Uganda on Track to Have World's Highest Population Growth

uganda
Uganda expects a population explosion.

Within the next few decades, the east African nation of Uganda is likely to have the highest population growth in the world, according to a new report from the Population Reference Bureau (PRB), a Washington, D.C.-based research and advocacy group. The country’s current population of 27.7 million is projected to explode to 130 million by 2050, a nearly fivefold increase, notes the study. According to Carl Haub, a demographer at PRB, such expansion will entrap the country in poverty and instability. “No one would consider such a rate of growth to be sustainable,” he says.

At 3.6 percent, the African island nation of Mayotte, an overseas collective of France located in the Comoros chain, has the highest annual rate of natural increase today, according to the study. Uganda’s current growth rate is 3.1 percent, while the world average is 1.2 percent.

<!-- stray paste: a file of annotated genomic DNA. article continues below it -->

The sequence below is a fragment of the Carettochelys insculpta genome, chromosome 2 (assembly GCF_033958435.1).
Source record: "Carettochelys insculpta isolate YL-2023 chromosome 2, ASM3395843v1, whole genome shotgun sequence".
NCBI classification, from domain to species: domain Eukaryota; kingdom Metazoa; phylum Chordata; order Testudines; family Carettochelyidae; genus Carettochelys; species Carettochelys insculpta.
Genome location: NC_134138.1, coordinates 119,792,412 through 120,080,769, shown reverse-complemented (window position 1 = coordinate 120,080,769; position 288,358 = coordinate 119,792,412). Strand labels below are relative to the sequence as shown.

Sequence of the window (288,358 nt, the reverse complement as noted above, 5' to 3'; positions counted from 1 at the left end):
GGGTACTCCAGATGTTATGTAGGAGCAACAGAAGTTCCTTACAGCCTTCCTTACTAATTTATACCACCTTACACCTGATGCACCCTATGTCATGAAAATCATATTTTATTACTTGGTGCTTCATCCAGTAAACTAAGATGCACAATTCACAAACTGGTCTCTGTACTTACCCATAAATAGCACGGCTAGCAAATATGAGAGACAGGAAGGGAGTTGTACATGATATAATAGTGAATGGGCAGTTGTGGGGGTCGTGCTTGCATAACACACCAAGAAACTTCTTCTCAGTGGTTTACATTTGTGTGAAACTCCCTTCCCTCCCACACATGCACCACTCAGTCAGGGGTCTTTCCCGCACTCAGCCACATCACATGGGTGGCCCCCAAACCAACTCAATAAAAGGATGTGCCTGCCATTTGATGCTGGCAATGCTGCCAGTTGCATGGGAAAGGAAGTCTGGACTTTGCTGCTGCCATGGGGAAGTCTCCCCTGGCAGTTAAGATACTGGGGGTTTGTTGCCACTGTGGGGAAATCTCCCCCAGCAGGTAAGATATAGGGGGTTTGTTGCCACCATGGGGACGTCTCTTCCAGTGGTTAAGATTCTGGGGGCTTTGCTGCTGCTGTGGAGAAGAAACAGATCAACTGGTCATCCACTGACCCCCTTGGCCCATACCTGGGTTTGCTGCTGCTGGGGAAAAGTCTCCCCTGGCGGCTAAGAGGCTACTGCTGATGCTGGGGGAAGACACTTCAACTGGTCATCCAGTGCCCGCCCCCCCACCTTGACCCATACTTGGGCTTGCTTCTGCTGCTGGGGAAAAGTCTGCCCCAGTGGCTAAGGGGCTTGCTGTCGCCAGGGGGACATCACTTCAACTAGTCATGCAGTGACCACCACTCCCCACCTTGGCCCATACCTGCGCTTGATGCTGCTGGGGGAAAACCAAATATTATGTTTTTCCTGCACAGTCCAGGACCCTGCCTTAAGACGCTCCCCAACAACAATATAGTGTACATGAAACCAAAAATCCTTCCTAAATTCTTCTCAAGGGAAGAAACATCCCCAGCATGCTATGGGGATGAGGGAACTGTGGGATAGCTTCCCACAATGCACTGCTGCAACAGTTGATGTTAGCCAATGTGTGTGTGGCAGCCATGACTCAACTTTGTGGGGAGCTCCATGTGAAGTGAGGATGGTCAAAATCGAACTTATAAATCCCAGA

The Ugandan government’s lack of commitment to family planning is the main reason for the country’s extraordinary population growth, says Haub. The PRB study indicates that only 20 percent of married Ugandan women between the ages of 15 and 49 have access to contraception. Women in Uganda have an average of 6.9 children, compared with a global average of 2.7 and an African average of 5.1. Some government officials consider this a boon and may in fact be encouraging high birth rates; President Yoweri Museveni has called the nation’s population explosion a “great resource.”

Today, the world population is 6.6 billion, with the highest human numbers in China, India, and the United States, respectively. By 2025, the global population is expected to reach eight billion, and by 2050 India will likely surpass China in overall numbers, registering an estimated 1.6 billion people.


This story was produced by Eye on Earth, a joint project of the Worldwatch Institute and the blue moon fund. View the complete archive of Eye on Earth stories, or contact Staff Writer Alana Herro at aherro [AT] worldwatch [DOT] org with your questions, comments, and story ideas.